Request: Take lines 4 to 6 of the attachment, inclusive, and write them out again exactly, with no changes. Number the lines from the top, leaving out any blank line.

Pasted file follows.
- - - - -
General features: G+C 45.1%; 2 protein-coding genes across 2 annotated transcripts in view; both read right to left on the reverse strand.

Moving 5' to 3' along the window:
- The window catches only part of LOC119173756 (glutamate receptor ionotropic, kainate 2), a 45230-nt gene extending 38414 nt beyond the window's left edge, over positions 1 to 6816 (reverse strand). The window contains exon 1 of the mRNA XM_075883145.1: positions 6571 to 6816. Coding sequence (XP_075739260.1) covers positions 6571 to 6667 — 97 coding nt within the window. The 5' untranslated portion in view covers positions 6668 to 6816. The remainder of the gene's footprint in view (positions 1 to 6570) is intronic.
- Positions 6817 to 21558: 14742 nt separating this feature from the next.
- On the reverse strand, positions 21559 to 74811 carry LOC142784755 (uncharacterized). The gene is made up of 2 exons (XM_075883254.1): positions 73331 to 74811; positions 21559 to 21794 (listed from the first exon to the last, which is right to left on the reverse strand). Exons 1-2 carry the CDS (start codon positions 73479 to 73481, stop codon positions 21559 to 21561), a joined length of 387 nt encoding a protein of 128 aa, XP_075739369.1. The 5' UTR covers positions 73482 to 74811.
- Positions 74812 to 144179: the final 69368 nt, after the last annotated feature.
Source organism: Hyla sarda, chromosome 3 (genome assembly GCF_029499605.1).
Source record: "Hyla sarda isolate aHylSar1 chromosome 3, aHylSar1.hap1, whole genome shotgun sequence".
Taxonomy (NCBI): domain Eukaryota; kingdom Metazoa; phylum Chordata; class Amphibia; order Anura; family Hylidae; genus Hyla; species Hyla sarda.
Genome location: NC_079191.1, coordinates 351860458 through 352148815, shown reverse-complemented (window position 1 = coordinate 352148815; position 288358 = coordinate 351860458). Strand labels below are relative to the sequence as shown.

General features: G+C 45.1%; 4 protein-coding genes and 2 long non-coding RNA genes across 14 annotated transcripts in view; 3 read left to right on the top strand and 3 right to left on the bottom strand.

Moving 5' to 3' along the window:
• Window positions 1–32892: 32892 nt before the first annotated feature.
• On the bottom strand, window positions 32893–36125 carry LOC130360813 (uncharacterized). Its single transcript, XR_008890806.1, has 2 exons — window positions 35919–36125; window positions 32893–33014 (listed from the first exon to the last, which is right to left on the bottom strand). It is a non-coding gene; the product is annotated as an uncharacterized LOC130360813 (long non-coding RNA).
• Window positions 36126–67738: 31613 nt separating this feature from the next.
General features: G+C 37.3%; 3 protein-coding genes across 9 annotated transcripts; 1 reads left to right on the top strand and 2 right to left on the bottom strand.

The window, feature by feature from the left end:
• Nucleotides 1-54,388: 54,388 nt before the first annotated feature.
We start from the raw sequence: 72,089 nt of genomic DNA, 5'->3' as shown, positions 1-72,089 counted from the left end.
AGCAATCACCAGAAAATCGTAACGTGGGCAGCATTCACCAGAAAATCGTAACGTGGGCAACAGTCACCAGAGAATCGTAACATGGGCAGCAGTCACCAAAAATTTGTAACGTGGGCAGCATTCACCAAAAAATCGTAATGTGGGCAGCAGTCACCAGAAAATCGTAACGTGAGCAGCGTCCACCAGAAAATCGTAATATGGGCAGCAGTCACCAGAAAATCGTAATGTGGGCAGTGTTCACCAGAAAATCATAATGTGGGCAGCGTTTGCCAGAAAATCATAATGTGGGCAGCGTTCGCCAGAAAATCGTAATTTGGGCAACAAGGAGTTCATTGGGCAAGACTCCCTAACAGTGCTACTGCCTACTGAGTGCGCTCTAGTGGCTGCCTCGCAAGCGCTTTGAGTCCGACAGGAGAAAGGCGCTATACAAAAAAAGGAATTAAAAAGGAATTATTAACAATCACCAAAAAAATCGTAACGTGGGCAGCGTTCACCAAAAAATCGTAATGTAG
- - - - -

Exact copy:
- Positions 6817 to 21558: 14742 nt separating this feature from the next.
- On the reverse strand, positions 21559 to 74811 carry LOC142784755 (uncharacterized). The gene is made up of 2 exons (XM_075883254.1): positions 73331 to 74811; positions 21559 to 21794 (listed from the first exon to the last, which is right to left on the reverse strand). Exons 1-2 carry the CDS (start codon positions 73479 to 73481, stop codon positions 21559 to 21561), a joined length of 387 nt encoding a protein of 128 aa, XP_075739369.1. The 5' UTR covers positions 73482 to 74811.
- Positions 74812 to 144179: the final 69368 nt, after the last annotated feature.